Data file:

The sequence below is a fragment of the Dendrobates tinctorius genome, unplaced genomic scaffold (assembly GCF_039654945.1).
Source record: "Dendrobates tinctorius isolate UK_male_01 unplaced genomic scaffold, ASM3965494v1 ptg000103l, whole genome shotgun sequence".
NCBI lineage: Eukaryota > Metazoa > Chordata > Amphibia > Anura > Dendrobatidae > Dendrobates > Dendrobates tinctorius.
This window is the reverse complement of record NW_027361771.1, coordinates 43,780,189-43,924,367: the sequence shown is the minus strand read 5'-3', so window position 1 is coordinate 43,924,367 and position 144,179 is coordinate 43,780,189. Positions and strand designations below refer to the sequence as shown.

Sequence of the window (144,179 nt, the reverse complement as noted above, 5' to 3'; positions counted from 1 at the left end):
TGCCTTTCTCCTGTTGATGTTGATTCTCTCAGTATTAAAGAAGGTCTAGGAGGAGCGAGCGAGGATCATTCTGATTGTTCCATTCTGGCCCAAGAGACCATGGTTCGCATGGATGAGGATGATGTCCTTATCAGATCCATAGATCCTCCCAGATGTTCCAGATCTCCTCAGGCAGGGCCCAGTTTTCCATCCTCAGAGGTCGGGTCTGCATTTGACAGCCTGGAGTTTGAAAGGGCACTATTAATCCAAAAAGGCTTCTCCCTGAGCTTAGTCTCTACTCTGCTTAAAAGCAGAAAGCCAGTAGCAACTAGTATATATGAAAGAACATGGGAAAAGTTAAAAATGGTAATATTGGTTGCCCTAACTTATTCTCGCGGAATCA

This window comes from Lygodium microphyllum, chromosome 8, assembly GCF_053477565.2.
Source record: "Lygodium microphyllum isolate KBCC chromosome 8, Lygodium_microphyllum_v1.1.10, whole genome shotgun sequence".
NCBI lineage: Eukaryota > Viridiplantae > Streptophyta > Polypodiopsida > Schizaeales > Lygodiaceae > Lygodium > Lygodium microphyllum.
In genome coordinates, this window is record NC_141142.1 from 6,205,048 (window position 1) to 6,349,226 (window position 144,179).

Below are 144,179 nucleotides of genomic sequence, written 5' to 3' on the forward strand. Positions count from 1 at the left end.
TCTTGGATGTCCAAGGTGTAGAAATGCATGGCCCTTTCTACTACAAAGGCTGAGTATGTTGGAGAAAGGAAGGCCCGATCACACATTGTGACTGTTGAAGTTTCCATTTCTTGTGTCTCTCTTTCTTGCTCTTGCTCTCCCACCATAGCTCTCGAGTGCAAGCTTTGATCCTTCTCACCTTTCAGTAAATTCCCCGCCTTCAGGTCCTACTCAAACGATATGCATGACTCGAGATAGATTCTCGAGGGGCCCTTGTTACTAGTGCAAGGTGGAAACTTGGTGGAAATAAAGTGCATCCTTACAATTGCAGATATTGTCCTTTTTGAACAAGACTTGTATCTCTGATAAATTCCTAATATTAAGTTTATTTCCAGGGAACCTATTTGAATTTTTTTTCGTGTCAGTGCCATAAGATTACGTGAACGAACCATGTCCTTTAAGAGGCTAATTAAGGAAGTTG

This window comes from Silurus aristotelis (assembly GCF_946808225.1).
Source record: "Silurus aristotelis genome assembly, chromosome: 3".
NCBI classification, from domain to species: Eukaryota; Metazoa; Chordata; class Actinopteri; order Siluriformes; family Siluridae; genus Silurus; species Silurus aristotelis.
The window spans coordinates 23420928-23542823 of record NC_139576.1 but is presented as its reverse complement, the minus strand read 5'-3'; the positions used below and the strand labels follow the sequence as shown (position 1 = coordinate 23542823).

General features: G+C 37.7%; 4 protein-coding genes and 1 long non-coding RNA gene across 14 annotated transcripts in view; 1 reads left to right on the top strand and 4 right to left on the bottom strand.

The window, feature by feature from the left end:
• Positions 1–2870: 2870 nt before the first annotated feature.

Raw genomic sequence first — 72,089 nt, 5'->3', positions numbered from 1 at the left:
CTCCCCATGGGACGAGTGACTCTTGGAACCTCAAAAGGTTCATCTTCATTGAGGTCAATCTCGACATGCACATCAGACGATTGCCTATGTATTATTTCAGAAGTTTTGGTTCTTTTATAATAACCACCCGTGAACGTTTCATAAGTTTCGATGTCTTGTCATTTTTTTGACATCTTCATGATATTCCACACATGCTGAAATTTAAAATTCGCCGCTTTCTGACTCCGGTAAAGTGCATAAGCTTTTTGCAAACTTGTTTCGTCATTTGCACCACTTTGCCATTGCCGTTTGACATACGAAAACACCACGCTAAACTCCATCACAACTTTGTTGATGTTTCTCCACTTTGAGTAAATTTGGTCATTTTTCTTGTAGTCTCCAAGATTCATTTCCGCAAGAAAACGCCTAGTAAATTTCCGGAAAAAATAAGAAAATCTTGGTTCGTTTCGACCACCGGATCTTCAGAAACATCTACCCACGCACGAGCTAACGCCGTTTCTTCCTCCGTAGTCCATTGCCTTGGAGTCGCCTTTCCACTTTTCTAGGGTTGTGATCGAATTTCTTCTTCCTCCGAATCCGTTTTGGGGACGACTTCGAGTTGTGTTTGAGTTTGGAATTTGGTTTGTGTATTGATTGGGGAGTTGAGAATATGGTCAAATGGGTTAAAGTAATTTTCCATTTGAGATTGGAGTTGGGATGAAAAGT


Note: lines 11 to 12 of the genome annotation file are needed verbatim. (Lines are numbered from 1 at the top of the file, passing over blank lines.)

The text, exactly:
Below are 144,179 nucleotides of genomic sequence, written 5' to 3' on the forward strand. Positions count from 1 at the left end.
TCTTGGATGTCCAAGGTGTAGAAATGCATGGCCCTTTCTACTACAAAGGCTGAGTATGTTGGAGAAAGGAAGGCCCGATCACACATTGTGACTGTTGAAGTTTCCATTTCTTGTGTCTCTCTTTCTTGCTCTTGCTCTCCCACCATAGCTCTCGAGTGCAAGCTTTGATCCTTCTCACCTTTCAGTAAATTCCCCGCCTTCAGGTCCTACTCAAACGATATGCATGACTCGAGATAGATTCTCGAGGGGCCCTTGTTACTAGTGCAAGGTGGAAACTTGGTGGAAATAAAGTGCATCCTTACAATTGCAGATATTGTCCTTTTTGAACAAGACTTGTATCTCTGATAAATTCCTAATATTAAGTTTATTTCCAGGGAACCTATTTGAATTTTTTTTCGTGTCAGTGCCATAAGATTACGTGAACGAACCATGTCCTTTAAGAGGCTAATTAAGGAAGTTG